Thursday, 15 October 2015 18:39

What it will take to inspire young people to become teachers

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A McKinsey report, named, “How the best performing school systems come out on top”, highlighted three common characteristics of these schools:

  1. Getting the right people to become teachers
  2. Developing them into effective teachers
  3. Ensuring the system is available to deliver the best possible instruction for every child.

While all three of the above characteristics are important to transform education, the first step is to identify the right young people to become teachers. Some of the traits that these young people display would be:

  1. A passion and desire to work with children
  2. Excellent academic achievements
  3. Humility, integrity and willingness to learn
  4. Willingnes to collaborate and work hard
  5. Willingness to make a difference in other people’s lives

At schools, teachers have the vantage point to identify young people with these characteristics and to inspire and groom them from a young age to become teachers. Teachers are role models and demonstrate their love for children and teaching through their conduct and interactions with children. This is the best advertisement for the teaching profession and attracts young people to teaching. This is exactly what we hope to achieve at our school.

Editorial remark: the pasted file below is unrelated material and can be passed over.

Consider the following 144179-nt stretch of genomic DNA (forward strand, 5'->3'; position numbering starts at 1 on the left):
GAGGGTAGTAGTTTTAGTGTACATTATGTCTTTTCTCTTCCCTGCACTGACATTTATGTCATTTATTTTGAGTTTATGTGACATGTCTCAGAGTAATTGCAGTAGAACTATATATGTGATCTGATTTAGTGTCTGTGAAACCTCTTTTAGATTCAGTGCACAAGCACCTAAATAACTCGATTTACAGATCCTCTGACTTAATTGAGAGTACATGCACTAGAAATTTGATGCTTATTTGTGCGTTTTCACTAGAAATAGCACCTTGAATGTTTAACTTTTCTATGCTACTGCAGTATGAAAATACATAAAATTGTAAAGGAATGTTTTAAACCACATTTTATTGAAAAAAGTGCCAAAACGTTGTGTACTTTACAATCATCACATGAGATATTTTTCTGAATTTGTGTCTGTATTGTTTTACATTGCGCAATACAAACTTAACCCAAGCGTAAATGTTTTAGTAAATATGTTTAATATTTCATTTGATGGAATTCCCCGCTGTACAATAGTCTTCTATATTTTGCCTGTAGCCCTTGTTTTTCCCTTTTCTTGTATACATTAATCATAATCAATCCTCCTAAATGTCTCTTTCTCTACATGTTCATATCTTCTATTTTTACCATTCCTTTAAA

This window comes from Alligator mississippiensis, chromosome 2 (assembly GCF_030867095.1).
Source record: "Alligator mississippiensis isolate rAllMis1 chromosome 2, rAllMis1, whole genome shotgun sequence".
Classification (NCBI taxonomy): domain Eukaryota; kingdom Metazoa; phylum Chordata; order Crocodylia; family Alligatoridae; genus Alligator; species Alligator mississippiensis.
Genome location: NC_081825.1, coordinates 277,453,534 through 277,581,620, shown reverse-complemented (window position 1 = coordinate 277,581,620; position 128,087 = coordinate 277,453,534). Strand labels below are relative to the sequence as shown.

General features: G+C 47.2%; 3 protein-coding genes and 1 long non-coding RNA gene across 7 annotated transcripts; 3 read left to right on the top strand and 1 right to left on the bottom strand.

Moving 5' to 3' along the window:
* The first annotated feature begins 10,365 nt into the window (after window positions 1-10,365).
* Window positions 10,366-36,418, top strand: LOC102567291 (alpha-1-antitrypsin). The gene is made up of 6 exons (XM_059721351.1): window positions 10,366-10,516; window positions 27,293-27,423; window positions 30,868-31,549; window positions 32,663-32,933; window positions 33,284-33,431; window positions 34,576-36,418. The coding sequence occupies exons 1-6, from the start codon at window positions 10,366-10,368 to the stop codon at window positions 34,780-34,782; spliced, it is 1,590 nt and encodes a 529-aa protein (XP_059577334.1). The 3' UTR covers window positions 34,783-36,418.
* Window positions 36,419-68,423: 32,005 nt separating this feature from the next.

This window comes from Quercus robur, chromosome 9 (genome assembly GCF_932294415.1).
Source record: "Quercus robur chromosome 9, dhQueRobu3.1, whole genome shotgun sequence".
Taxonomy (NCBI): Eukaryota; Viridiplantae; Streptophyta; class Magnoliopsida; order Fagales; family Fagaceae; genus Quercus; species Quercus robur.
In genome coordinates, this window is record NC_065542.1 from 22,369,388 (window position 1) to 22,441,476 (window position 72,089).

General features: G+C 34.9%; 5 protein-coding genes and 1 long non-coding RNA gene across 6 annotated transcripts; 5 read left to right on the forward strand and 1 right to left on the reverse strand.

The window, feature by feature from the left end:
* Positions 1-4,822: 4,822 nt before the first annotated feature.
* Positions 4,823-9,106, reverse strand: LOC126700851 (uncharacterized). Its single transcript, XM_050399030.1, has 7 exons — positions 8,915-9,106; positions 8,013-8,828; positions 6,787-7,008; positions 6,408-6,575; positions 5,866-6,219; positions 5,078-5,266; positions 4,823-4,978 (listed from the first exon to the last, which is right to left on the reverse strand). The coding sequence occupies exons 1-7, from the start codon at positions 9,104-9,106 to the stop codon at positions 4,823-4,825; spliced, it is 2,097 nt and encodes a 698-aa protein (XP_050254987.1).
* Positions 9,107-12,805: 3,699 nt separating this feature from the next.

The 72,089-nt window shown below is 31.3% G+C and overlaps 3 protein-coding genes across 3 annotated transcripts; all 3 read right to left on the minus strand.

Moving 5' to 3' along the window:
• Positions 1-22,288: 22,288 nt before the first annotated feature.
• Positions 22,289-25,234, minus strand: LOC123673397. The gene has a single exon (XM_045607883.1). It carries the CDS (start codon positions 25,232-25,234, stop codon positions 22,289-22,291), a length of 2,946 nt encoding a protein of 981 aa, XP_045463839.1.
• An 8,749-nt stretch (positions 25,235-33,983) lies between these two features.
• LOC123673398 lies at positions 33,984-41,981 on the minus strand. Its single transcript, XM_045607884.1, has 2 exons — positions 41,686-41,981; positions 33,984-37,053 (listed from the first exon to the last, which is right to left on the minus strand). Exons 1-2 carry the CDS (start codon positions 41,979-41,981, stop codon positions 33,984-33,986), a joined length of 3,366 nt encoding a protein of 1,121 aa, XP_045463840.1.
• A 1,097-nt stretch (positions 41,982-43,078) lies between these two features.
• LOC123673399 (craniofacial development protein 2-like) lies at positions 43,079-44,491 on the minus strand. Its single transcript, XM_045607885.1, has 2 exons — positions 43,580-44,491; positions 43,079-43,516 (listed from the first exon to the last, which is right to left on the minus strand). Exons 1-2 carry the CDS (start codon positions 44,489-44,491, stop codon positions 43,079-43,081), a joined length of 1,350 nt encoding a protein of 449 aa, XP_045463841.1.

We plant the idea of becoming a teacher firmly in the minds of those students who have been identified. Through formal and informal discussions the details of how to realize this are revealed. The plan is that students will do a distance-learning course through the University of South Africa (UNISA). For the duration of their studies they are placed as interns at functioning schools with a mentor teacher for each intern, ensuring continuing development. They will learn and experience all aspects of teaching, in and outside the classroom. After this intensive period of training, they will be highly effective teachers.

The McKinsey report stated that students who are placed with high-performing teachers, progress three times as fast as students who are placed with low-performing teachers. If every school can produce one such high-performing teacher per year, education in South Africa will be transformed for the better.

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